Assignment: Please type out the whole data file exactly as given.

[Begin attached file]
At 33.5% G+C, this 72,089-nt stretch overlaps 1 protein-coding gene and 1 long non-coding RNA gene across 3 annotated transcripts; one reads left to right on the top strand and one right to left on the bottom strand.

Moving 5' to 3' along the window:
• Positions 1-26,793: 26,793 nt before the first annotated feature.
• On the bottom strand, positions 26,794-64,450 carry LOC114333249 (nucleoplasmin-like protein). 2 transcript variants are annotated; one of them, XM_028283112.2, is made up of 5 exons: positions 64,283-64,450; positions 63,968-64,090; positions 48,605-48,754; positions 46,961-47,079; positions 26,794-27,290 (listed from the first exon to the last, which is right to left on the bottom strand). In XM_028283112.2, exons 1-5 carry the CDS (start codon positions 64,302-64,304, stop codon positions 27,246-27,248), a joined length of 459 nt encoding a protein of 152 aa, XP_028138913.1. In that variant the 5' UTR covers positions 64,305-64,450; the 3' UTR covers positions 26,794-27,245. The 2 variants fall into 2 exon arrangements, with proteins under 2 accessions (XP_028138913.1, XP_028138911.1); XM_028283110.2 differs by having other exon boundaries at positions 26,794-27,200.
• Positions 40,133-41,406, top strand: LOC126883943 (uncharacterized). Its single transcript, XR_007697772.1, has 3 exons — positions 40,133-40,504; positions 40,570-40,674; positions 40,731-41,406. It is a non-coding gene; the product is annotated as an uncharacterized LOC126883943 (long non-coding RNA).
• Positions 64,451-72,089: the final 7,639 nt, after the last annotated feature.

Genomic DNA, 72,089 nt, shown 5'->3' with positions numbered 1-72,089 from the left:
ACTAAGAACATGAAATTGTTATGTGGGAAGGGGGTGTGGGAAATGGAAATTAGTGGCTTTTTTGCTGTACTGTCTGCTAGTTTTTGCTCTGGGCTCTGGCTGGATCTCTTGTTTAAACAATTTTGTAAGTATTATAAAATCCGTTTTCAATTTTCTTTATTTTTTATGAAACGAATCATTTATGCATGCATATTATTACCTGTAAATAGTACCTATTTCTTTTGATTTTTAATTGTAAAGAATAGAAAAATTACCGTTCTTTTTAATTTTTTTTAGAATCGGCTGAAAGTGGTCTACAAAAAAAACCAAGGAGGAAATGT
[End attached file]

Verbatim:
At 33.5% G+C, this 72,089-nt stretch overlaps 1 protein-coding gene and 1 long non-coding RNA gene across 3 annotated transcripts; one reads left to right on the top strand and one right to left on the bottom strand.

Moving 5' to 3' along the window:
• Positions 1-26,793: 26,793 nt before the first annotated feature.
• On the bottom strand, positions 26,794-64,450 carry LOC114333249 (nucleoplasmin-like protein). 2 transcript variants are annotated; one of them, XM_028283112.2, is made up of 5 exons: positions 64,283-64,450; positions 63,968-64,090; positions 48,605-48,754; positions 46,961-47,079; positions 26,794-27,290 (listed from the first exon to the last, which is right to left on the bottom strand). In XM_028283112.2, exons 1-5 carry the CDS (start codon positions 64,302-64,304, stop codon positions 27,246-27,248), a joined length of 459 nt encoding a protein of 152 aa, XP_028138913.1. In that variant the 5' UTR covers positions 64,305-64,450; the 3' UTR covers positions 26,794-27,245. The 2 variants fall into 2 exon arrangements, with proteins under 2 accessions (XP_028138913.1, XP_028138911.1); XM_028283110.2 differs by having other exon boundaries at positions 26,794-27,200.
• Positions 40,133-41,406, top strand: LOC126883943 (uncharacterized). Its single transcript, XR_007697772.1, has 3 exons — positions 40,133-40,504; positions 40,570-40,674; positions 40,731-41,406. It is a non-coding gene; the product is annotated as an uncharacterized LOC126883943 (long non-coding RNA).
• Positions 64,451-72,089: the final 7,639 nt, after the last annotated feature.

Genomic DNA, 72,089 nt, shown 5'->3' with positions numbered 1-72,089 from the left:
ACTAAGAACATGAAATTGTTATGTGGGAAGGGGGTGTGGGAAATGGAAATTAGTGGCTTTTTTGCTGTACTGTCTGCTAGTTTTTGCTCTGGGCTCTGGCTGGATCTCTTGTTTAAACAATTTTGTAAGTATTATAAAATCCGTTTTCAATTTTCTTTATTTTTTATGAAACGAATCATTTATGCATGCATATTATTACCTGTAAATAGTACCTATTTCTTTTGATTTTTAATTGTAAAGAATAGAAAAATTACCGTTCTTTTTAATTTTTTTTAGAATCGGCTGAAAGTGGTCTACAAAAAAAACCAAGGAGGAAATGT